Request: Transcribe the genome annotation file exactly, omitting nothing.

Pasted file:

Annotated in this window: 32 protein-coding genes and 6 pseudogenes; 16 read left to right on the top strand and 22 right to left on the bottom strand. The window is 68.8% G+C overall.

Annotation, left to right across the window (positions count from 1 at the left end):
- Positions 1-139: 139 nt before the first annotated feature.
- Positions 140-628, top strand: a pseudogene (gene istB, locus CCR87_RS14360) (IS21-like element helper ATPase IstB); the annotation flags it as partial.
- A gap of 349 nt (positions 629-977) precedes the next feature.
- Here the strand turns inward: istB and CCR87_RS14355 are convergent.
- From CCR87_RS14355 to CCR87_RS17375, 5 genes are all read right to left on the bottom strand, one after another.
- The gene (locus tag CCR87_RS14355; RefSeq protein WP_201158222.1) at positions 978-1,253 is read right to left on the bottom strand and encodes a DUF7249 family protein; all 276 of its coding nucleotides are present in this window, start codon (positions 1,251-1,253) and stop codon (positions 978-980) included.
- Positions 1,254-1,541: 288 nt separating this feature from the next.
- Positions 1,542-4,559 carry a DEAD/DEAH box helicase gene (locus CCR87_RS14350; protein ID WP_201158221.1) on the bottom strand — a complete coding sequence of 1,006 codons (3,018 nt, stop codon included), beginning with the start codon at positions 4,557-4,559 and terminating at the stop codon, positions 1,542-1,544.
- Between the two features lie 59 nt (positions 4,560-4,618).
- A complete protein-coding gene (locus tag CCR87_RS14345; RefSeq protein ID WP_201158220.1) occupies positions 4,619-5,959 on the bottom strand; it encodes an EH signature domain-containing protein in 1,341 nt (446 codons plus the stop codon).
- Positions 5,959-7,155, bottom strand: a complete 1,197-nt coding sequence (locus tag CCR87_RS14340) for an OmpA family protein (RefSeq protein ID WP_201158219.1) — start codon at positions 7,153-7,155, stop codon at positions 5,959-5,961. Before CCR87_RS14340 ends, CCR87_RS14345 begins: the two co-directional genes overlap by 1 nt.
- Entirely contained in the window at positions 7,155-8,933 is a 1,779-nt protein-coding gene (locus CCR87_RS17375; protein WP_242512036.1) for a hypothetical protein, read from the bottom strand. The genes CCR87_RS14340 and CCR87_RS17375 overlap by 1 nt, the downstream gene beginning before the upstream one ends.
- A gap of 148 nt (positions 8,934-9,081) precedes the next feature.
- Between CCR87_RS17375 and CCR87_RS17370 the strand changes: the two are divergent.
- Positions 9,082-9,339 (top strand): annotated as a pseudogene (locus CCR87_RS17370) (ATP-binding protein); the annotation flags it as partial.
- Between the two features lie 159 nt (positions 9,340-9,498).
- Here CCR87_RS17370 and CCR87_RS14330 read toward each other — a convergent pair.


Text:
Annotated in this window: 32 protein-coding genes and 6 pseudogenes; 16 read left to right on the top strand and 22 right to left on the bottom strand. The window is 68.8% G+C overall.

Annotation, left to right across the window (positions count from 1 at the left end):
- Positions 1-139: 139 nt before the first annotated feature.
- Positions 140-628, top strand: a pseudogene (gene istB, locus CCR87_RS14360) (IS21-like element helper ATPase IstB); the annotation flags it as partial.
- A gap of 349 nt (positions 629-977) precedes the next feature.
- Here the strand turns inward: istB and CCR87_RS14355 are convergent.
- From CCR87_RS14355 to CCR87_RS17375, 5 genes are all read right to left on the bottom strand, one after another.
- The gene (locus tag CCR87_RS14355; RefSeq protein WP_201158222.1) at positions 978-1,253 is read right to left on the bottom strand and encodes a DUF7249 family protein; all 276 of its coding nucleotides are present in this window, start codon (positions 1,251-1,253) and stop codon (positions 978-980) included.
- Positions 1,254-1,541: 288 nt separating this feature from the next.
- Positions 1,542-4,559 carry a DEAD/DEAH box helicase gene (locus CCR87_RS14350; protein ID WP_201158221.1) on the bottom strand — a complete coding sequence of 1,006 codons (3,018 nt, stop codon included), beginning with the start codon at positions 4,557-4,559 and terminating at the stop codon, positions 1,542-1,544.
- Between the two features lie 59 nt (positions 4,560-4,618).
- A complete protein-coding gene (locus tag CCR87_RS14345; RefSeq protein ID WP_201158220.1) occupies positions 4,619-5,959 on the bottom strand; it encodes an EH signature domain-containing protein in 1,341 nt (446 codons plus the stop codon).
- Positions 5,959-7,155, bottom strand: a complete 1,197-nt coding sequence (locus tag CCR87_RS14340) for an OmpA family protein (RefSeq protein ID WP_201158219.1) — start codon at positions 7,153-7,155, stop codon at positions 5,959-5,961. Before CCR87_RS14340 ends, CCR87_RS14345 begins: the two co-directional genes overlap by 1 nt.
- Entirely contained in the window at positions 7,155-8,933 is a 1,779-nt protein-coding gene (locus CCR87_RS17375; protein WP_242512036.1) for a hypothetical protein, read from the bottom strand. The genes CCR87_RS14340 and CCR87_RS17375 overlap by 1 nt, the downstream gene beginning before the upstream one ends.
- A gap of 148 nt (positions 8,934-9,081) precedes the next feature.
- Between CCR87_RS17375 and CCR87_RS17370 the strand changes: the two are divergent.
- Positions 9,082-9,339 (top strand): annotated as a pseudogene (locus CCR87_RS17370) (ATP-binding protein); the annotation flags it as partial.
- Between the two features lie 159 nt (positions 9,340-9,498).
- Here CCR87_RS17370 and CCR87_RS14330 read toward each other — a convergent pair.